GCC interview series

Ahead of the Global Cyber Conference, we have undertaken a series of interviews with some of our speakers featuring on stage in September 2022. 

Harsh reality: Technology cannot protect organizations if incorrectly integrated and used. By contrast, the development of a cybersecurity culture achieves a change in mindset and maintains a close organizational culture.  

Stéphane Duguin, Chief Executive Officer at CyberPeace Institute, was a panelist at the Global Cyber Conference in a session entitled “How to build and sustain a strong cyber security culture and awareness” at the Global Cyber Conference 2022. Prior to this position, Stéphane was a senior manager and innovation coordinator at Europol.  

We asked Stéphane three questions about GCC’s main themes and what motivated him to attend our conference. Join us and hear compelling ideas from Stéphane and gain valuable insights on cybersecurity thought leadership.

Could you please share with us your 3 main reasons for attending the Global Cyber Conference in Zurich?  

  • The Global Cyber Conference attracts experts and audiences that are critical to building greater awareness of the importance of cybersecurity for all organizations.  
  • The CyberPeace Institute strives to support vulnerable communities and organizations with cybersecurity assistance and protection, and it is important to raise awareness in key fora of the cyber threats and harm to them and their specific needs.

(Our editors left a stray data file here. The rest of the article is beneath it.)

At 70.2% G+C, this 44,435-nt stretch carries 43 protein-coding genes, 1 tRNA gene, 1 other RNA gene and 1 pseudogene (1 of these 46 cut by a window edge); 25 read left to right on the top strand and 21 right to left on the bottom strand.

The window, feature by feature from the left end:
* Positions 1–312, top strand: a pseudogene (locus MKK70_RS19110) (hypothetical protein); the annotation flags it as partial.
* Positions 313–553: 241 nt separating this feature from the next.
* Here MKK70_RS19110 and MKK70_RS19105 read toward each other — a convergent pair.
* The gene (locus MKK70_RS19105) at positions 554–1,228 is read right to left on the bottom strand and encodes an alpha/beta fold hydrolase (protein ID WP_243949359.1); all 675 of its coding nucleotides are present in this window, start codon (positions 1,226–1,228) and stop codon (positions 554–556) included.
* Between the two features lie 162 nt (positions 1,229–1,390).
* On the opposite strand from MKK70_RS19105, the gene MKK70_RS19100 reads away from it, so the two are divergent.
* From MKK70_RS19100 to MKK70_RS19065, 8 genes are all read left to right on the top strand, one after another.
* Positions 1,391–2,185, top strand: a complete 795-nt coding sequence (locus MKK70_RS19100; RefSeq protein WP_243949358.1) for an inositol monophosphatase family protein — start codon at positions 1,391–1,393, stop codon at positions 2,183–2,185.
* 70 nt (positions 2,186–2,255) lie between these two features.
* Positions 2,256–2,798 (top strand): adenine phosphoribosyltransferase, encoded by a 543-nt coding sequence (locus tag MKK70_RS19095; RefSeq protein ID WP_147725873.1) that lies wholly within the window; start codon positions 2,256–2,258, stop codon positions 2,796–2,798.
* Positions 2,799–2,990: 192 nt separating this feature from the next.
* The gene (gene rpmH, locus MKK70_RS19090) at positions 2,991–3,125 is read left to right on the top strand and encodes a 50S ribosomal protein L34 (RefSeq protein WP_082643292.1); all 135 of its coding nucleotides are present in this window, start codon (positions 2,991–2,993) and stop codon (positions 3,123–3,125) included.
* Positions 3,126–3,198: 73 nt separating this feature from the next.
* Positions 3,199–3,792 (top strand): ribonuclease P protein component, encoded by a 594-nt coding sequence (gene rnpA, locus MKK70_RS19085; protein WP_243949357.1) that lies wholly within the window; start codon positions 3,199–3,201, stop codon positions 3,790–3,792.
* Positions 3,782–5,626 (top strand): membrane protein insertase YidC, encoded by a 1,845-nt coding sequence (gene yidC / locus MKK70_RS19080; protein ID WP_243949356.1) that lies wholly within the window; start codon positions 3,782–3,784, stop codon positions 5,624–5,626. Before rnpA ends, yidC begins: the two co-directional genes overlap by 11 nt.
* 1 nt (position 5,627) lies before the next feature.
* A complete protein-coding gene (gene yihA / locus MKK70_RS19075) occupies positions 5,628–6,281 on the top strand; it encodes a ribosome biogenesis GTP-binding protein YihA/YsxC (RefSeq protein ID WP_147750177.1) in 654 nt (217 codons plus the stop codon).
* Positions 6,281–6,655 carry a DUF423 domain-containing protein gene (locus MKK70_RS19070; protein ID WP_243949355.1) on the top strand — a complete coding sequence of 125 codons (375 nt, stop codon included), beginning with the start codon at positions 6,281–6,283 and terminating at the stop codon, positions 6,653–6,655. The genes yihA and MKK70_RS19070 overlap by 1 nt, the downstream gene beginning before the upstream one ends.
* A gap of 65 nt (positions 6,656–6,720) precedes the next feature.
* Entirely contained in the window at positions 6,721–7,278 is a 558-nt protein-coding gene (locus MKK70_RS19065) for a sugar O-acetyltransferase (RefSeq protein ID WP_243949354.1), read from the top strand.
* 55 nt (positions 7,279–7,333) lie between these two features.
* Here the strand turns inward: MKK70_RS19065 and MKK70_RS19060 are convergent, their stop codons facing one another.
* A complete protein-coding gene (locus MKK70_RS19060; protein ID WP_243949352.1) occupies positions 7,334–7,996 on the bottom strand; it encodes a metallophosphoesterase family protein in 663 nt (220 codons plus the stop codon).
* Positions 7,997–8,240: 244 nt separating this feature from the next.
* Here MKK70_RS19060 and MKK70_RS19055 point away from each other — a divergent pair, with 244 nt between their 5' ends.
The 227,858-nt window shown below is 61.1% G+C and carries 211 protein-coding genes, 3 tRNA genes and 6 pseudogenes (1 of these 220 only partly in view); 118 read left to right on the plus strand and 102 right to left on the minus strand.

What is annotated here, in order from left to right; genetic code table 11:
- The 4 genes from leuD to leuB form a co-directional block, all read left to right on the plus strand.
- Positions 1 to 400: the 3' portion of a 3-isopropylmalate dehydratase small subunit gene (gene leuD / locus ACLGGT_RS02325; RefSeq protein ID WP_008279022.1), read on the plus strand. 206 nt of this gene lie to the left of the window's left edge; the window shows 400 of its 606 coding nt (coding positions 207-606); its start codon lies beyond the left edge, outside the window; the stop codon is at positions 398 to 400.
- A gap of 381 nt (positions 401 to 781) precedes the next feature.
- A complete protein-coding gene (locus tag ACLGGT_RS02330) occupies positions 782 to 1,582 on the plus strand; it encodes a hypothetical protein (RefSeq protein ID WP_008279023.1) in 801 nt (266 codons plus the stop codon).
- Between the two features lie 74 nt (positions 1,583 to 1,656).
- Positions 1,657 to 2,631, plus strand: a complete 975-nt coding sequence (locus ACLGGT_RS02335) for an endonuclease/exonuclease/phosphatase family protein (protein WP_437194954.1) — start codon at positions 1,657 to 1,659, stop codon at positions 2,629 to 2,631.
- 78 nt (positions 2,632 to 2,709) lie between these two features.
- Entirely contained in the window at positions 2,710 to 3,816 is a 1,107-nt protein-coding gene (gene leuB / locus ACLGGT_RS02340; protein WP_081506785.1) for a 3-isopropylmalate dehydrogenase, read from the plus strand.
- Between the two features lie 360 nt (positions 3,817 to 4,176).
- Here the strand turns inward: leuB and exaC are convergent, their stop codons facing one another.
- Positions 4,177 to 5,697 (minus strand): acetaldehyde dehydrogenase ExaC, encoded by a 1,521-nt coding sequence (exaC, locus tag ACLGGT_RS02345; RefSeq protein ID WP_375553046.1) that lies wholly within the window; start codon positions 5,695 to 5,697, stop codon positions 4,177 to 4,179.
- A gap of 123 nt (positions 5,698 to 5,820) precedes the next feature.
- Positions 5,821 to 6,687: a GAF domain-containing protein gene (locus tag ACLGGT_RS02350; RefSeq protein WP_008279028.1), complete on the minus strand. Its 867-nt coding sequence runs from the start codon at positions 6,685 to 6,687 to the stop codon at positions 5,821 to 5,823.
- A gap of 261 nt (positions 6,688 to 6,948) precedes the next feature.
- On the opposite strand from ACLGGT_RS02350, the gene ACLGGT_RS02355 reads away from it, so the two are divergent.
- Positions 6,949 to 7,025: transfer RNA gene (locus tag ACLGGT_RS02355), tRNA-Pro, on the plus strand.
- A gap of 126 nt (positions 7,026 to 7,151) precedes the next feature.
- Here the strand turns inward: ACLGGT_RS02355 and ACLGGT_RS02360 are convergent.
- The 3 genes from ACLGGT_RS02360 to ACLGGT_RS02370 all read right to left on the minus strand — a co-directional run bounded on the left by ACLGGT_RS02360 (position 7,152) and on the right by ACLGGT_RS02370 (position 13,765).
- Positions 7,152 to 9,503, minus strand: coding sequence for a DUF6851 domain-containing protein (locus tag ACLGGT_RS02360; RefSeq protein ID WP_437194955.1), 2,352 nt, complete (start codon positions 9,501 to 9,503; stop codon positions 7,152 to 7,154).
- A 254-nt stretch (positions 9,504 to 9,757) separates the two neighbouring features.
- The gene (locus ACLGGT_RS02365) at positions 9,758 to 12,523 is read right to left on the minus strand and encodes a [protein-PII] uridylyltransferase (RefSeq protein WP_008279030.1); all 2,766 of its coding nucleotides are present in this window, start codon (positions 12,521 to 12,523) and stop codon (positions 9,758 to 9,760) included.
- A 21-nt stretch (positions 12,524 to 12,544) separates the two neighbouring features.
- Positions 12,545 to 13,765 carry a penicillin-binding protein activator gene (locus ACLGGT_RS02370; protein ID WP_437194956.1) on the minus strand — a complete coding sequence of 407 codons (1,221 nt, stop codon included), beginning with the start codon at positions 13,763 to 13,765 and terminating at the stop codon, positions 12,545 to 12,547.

• To bring an evidence-led and people-centric perspective on cybersecurity from a civil society organization to a forum that can contribute to the work of the Institute. 

What are your initial thoughts on the Global Cyber Conference’s key themes and according to you, how strategically the themes are set?  

I think the key themes address some of today’s critical challenges, including recognizing that digitalization by organizations requires a significant focus on cybersecurity and that it is necessary to develop a strong cybersecurity culture in organizations. I am pleased to see these themes resonate throughout the agenda. 

The human element plays a central part in most cybersecurity incidents. To which extent do you consider that people are most often the problem? 

It is crucial to underscore the importance of the role of people in cybersecurity, however, I would not frame people as the problem as this may focus blame on the people least able to remedy the issues. When the cybersecurity incident is linked to an internal error, it is important to understand why – lack of a strong cybersecurity culture, lack of training, lack of investment by the organization in monitoring and updating systems, etc. 

When the organization is subjected to cyberattacks from external threat actors, it is important not to blame the victims of the attack, to recognize that this is criminal behavior, and ensure accountability that remedial measures are taken.